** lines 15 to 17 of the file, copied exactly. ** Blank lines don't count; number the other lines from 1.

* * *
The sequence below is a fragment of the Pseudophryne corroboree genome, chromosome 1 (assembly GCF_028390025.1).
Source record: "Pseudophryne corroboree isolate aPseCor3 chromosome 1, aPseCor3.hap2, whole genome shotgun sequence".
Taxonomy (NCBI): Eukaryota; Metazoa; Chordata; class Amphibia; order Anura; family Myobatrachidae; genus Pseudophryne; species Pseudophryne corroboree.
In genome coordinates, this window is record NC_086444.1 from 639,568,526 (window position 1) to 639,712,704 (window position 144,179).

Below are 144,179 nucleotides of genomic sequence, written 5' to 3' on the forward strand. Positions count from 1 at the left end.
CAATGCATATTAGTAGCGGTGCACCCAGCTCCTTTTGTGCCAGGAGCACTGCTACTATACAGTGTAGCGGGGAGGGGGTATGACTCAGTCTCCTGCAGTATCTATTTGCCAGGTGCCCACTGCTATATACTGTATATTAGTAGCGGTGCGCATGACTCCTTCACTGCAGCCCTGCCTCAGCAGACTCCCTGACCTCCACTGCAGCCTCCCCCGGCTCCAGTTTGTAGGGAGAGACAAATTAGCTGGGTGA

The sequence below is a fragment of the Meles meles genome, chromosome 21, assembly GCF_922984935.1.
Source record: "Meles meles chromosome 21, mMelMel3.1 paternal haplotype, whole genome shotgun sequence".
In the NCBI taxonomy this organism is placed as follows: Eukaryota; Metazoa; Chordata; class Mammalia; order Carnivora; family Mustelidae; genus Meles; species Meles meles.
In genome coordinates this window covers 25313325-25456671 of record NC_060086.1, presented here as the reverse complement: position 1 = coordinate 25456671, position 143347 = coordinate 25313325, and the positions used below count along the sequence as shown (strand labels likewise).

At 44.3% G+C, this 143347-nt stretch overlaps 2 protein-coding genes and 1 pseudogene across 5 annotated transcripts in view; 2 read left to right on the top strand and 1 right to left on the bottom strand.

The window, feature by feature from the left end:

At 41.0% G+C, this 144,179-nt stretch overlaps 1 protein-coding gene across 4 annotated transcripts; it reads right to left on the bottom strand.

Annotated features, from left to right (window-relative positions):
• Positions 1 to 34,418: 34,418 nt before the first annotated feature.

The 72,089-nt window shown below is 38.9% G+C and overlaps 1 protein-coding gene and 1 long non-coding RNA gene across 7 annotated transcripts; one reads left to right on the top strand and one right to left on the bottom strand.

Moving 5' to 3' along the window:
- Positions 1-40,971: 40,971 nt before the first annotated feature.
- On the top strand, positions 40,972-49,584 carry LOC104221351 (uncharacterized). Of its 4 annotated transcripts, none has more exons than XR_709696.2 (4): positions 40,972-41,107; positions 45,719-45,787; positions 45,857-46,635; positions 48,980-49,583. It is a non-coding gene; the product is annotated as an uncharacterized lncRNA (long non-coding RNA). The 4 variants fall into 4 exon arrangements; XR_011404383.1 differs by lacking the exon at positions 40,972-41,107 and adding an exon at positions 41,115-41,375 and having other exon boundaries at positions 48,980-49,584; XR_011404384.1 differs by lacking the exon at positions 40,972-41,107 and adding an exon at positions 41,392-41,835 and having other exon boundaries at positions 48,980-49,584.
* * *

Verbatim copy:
• Positions 1 to 34,418: 34,418 nt before the first annotated feature.

The 72,089-nt window shown below is 38.9% G+C and overlaps 1 protein-coding gene and 1 long non-coding RNA gene across 7 annotated transcripts; one reads left to right on the top strand and one right to left on the bottom strand.

Moving 5' to 3' along the window: